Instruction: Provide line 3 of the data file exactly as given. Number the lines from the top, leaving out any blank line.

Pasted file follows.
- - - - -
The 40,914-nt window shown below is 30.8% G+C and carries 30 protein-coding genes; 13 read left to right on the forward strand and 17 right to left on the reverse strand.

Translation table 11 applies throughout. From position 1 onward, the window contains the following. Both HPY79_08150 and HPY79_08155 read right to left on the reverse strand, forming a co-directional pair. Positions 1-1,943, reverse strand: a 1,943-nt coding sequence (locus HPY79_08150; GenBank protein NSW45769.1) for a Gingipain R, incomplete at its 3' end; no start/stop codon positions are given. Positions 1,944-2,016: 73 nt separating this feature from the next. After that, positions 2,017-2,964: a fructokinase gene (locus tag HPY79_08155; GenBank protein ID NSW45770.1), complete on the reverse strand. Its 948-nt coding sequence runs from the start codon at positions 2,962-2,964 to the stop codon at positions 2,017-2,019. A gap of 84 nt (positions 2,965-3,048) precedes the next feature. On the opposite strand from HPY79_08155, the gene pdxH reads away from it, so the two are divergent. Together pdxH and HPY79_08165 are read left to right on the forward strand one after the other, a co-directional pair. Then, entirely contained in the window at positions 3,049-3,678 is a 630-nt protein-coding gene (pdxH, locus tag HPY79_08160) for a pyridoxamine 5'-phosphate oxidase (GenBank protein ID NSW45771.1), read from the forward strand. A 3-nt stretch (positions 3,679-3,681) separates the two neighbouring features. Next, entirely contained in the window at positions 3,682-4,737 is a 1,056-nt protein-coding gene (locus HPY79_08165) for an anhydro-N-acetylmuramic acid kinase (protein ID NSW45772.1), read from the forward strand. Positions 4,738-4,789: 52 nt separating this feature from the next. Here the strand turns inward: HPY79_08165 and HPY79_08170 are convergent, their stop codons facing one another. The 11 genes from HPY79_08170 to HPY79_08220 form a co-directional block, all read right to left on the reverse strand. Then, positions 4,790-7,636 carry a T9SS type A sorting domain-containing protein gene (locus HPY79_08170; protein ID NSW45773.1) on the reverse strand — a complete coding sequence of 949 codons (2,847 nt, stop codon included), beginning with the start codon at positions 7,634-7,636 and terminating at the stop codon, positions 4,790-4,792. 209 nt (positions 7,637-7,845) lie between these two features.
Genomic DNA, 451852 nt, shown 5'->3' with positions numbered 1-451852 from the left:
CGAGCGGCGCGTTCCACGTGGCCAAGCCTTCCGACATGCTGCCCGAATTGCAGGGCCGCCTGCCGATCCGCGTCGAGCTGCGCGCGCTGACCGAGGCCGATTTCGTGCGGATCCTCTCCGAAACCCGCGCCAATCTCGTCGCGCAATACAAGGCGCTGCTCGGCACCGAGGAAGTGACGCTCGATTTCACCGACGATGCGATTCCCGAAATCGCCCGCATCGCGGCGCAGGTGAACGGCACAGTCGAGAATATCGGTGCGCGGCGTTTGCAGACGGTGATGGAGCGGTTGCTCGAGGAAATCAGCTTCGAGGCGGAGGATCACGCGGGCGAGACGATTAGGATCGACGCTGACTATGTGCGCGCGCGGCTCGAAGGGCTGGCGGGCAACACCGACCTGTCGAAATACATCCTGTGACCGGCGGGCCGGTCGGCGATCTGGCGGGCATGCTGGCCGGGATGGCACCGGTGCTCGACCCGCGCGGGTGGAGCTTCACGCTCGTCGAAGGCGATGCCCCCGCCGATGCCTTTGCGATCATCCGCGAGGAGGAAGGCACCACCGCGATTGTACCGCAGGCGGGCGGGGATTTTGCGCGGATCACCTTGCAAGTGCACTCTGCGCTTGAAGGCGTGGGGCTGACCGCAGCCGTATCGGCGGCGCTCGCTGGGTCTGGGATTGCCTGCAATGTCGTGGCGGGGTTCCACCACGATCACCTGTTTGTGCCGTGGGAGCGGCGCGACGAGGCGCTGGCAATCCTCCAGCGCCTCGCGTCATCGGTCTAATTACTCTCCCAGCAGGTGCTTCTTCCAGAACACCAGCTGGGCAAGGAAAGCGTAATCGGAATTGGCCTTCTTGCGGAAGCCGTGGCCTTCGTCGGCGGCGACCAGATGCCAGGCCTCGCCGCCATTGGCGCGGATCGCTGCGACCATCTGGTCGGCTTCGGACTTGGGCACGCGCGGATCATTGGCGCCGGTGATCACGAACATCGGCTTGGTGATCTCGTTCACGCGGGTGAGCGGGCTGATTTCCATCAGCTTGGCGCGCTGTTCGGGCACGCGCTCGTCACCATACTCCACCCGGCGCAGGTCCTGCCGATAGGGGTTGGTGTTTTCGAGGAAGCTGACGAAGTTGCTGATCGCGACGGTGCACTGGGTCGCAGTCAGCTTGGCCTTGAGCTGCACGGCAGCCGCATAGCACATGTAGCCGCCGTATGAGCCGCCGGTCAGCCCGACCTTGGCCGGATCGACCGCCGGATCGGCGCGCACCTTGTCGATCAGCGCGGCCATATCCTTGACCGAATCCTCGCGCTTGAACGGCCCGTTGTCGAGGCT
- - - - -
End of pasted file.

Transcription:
Genomic DNA, 451852 nt, shown 5'->3' with positions numbered 1-451852 from the left: